Post Slavery

Slavery was abolished in 1834; the resulting labor shortages on the plantations attracted Portuguese immigrants in the 1840s and east Indians in the 1860s. Conditions remained harsh for both former slaves and immigrant agricultural workers, as depressed world sugar prices kept the economy stagnant until the turn of the century.

From 1763 until independence, St. Vincent passed through various stages of colonial status under the British. A representative assembly was authorized in 1776, Crown Colony government installed in 1877, a Legislative Council created in 1925, and universal adult suffrage granted in 1951.

During this period, the British made several unsuccessful attempts to affiliate St. Vincent with other Windward Islands in order to govern the region through a unified administration. The most notable was the West Indies Federation, which collapsed in 1962. St. Vincent was granted Associate Statehood status in 1969, giving it complete control over its internal affairs. In 1979, St. Vincent and the Grenadines became the last of the Windward Islands to gain independence. Natural disasters have plagued the country throughout the 20th century.

Politics

The People's Political Party (PPP), founded in 1952 by Ebenezer Joshua, was the first major political party in St. Vincent. The PPP had its roots in the labor movement and was in the forefront of national policy prior to independence, winning elections from 1957 through 1966. With the development of a more conservative black middle class, however, the party began to steadily lose support, until it collapsed after a rout in the 1979 elections. The party dissolved itself in 1984.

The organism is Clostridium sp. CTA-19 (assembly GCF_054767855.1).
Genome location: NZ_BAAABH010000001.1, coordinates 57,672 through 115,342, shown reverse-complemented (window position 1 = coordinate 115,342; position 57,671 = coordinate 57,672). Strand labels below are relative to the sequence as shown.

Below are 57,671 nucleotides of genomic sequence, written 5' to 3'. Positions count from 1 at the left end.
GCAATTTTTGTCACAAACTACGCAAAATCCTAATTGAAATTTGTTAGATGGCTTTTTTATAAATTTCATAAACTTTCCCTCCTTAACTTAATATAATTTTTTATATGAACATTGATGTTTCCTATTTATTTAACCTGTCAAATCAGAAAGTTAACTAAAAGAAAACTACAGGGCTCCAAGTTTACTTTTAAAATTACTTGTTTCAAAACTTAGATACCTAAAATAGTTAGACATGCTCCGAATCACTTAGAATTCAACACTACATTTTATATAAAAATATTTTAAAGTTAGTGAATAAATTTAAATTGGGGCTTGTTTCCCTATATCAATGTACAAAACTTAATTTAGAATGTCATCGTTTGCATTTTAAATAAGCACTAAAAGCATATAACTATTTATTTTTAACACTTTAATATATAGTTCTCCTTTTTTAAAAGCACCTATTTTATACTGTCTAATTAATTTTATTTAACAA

Founded in 1955, the St. Vincent Labor Party (SYLP), under R. Milton Cato, gained the support of the middle class. With a conservative law-and-order message and a pro-Western foreign policy, the SYLP dominated politics from the mid-1960s until the mid-1980s. Following victories in the 1967 and 1974 elections, the SYLP led the island to independence, winning the first post-independence election in 1979. Expecting an easy victory for the SYLP in 1984, Cato called early elections. The results were surprising: with a record 89% voter turnout, James F. Mitchell's New Democratic Party (NDP) won nine seats in the House of Assembly.

Since the 1984 election, politics in St. Vincent has been dominated by the NDP. Bolstered by a resurgent economy in the mid-1980s, Mitchell led his party to an unprecedented sweep of all 15 House of Assembly seats in the 1989 elections. The opposition emerged from the election weakened and fragmented but was able to win three seats during the February 1994 elections under a "unity" coalition. In 1998, Prime Minister Mitchell and the NDP were returned to power for an unprecedented fourth term but only with a slim margin of 8 seats to 7 seats for the Unity Labour Party (ULP). The NDP was able to accomplish a return to power while receiving a lesser share of the popular vote, approximately 45% to the ULP's 55%. In March 2001, the ULP, led by Ralph Gonsalves, assumed power after winning 12 of the 15 seats in Parliament.